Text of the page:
Predicting maintenance with NDT

June 30, 2010
Sheila Kennedy, contributing editor, says examine the integrity of an object, material or system without harming it.

The findings you get from nondestructive testing (NDT) allow maintenance to be predictive, which can be more cost-effective and safer than interval-based or break/fix approaches. Some of the more recent innovations in NDT incorporate electromagnetic, radiographic, ultrasound or thermographic technologies. Following are a few examples.

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Electromagnetic induction: Wire ropes, the workhorse in cranes and other hoisting equipment, are subject to tension, bending, abrasion, corrosion and other conditions that affect their safety and useful life. Visual inspections are unable to detect damage, flaws or other problems in the inner and outer wires and strands, or the inner rope core. Rope replacements that occur at predetermined intervals, regardless of condition, might be too late to prevent an accident or too early to provide a cost benefit.

A proprietary NDT method developed by Konecranes uses electromagnetic-inductive technology to determine the working condition of wire ropes. RopeQ NDT uses permanent magnets to induce a magnetic flux. Once the tool is fastened to wire rope assemblies, it records a series of interior images along the length of the rope. Rope faults cause discontinuities to the measured signal, and the generated diagnostic survey data specifies the locations and degrees of degradation.

Computed and digital radiography: A new NDT option available for inspecting welds on small-diameter steel pipe uses computed radiography to produce digital images from phosphor imaging plates. A computed-radiography reader scans the plate with a laser beam, releasing information as visible light, which is then converted into a digital image. The technology is quicker and consumes less energy and space than industrial x-ray films, which require chemical processing in darkrooms and climate-controlled storage environments for the images.


A portable computed-radiography scanner from GE Sensing and Inspection Technologies is the first to be qualified and validated by Petrobras to inspect steel pipe as large as 3.5 inches. The CR 50P is capable of scanning different imaging plate formats and sizes, and there’s no wait time between scans because the phosphor imaging plates can be fed simultaneously and continuously, producing a separate image for each plate.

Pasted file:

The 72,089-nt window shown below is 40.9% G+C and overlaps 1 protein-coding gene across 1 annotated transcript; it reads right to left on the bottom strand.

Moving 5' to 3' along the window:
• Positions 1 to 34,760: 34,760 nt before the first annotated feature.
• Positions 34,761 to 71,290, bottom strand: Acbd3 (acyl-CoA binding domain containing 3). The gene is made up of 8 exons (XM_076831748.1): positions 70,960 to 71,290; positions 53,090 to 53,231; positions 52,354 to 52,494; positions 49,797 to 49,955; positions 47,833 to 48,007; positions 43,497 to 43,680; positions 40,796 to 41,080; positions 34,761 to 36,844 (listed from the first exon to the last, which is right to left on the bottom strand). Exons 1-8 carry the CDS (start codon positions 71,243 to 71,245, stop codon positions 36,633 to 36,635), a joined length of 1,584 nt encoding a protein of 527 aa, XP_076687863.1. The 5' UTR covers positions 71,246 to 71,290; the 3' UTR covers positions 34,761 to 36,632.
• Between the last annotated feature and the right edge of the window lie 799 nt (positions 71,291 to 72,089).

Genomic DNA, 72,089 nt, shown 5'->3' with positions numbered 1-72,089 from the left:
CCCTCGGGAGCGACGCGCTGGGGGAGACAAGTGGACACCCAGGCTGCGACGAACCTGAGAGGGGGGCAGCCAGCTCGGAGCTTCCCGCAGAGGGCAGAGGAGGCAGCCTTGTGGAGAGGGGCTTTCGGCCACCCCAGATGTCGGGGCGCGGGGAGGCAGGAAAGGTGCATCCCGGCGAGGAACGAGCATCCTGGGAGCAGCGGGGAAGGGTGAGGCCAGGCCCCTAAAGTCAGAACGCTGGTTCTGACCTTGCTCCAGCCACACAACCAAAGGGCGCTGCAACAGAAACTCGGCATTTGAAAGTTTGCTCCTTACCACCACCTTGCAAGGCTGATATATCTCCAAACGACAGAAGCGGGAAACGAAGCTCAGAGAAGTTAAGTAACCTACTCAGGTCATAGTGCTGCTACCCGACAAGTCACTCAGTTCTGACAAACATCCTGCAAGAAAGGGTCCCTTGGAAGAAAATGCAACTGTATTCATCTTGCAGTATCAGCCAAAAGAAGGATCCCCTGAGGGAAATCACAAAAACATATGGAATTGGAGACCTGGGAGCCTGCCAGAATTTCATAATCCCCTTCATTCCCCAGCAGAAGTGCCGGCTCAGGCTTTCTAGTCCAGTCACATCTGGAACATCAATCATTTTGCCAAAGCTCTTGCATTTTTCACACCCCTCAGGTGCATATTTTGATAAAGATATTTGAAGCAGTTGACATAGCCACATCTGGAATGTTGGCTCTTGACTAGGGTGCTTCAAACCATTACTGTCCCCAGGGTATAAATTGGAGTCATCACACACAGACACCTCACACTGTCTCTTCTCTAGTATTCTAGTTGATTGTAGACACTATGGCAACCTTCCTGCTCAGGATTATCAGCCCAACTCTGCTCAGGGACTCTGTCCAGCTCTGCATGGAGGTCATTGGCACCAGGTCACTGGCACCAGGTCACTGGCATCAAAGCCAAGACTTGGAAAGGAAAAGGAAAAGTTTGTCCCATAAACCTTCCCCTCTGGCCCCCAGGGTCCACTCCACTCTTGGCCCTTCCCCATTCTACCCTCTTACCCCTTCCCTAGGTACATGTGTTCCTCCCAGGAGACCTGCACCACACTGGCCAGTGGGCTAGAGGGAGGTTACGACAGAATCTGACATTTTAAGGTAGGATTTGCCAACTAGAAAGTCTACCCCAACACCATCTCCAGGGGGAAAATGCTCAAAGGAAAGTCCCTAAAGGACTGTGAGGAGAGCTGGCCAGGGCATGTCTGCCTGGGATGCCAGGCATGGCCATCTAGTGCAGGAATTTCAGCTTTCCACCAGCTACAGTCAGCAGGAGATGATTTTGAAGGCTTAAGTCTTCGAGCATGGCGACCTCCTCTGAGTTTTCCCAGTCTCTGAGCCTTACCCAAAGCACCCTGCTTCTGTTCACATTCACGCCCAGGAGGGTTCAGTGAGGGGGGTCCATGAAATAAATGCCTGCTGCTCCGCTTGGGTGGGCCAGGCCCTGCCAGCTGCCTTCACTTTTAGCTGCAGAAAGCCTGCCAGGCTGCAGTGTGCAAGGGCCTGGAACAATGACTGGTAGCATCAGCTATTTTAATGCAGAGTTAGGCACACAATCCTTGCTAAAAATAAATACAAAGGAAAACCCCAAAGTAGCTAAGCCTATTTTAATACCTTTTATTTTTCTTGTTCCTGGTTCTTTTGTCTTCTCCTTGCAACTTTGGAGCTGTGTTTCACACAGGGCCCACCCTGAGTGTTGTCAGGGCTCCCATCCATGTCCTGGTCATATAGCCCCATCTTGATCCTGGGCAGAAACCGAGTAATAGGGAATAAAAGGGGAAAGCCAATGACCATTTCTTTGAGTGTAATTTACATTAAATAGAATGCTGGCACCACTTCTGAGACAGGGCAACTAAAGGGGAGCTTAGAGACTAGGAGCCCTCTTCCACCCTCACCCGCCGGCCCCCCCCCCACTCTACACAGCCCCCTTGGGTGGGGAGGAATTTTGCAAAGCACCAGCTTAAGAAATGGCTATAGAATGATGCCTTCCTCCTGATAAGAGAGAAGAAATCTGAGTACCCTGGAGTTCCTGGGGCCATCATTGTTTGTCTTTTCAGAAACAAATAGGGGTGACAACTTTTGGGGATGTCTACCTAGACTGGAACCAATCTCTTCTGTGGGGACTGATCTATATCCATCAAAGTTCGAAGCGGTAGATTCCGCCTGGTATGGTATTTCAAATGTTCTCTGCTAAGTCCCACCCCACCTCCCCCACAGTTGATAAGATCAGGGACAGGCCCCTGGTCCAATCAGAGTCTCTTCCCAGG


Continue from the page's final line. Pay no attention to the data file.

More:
A faster alternative than both computed and film radiography is digital radiography. Like the others, it produces a radiograph to examine an object’s volume for changes, defects or other details, but the digital method reduces radiation exposure time and allows instant image review through a laptop. GE Sensing and Inspection Technologies’ new DXR250V is a compact, portable direct-radiography x-ray detector that provides instant images with GE’s Rhythm software. The 13-pound digital tool makes radiographic NDT accessible to a wider range of applications than previously possible.

Ultrasonic imaging: The introduction of ultrasound imaging cameras, particularly ultra-small, video-style cameras, is making waves. Ultrasound NDT systems send sound waves into an object to analyze subsurface features and faults, such as voids, cracks, delaminations and corrosion. Imperium’s Acoustocam ultrasound video imaging system is powered by the company’s Digital Acoustic Video (DAV) technology. After applying an ultrasound gel to the inspection area, place the Acoustocam probe on the area to capture the x-ray-type video. The image can be viewed and shared in real time over a wireless communication network.

The company’s i600 model was recently introduced as the world’s smallest handheld ultrasound imaging camera for real-time and remote diagnostic inspection. It’s half the size and a third the weight of its predecessor, the i500, and is suitable for inspecting materials such as composites, metals, plastics and microelectronics.

Infrared thermography: Thermography-based NDT methods remotely analyze temperature variations to detect problems in materials or components. A new Line Scanning Thermography (LST) technology from Mistras Group replaces conventional spot ultrasonic readings with infrared automated thickness imaging. The new approach allows large areas of metallic and advanced composite materials to be scanned at a rate of as much as three inches per second.

With LST, large areas of a boiler, for instance, can be mapped, and then as the infrared camera and heat source move across the inspection area, the camera images a region of the sample in real time. By comparison, with conventional flash or pulsed thermography, a large sample can be analyzed only in sections as the surface is heated by a brief light pulse.

E-mail Contributing Editor Sheila Kennedy, managing director of Additive Communications, at [email protected].

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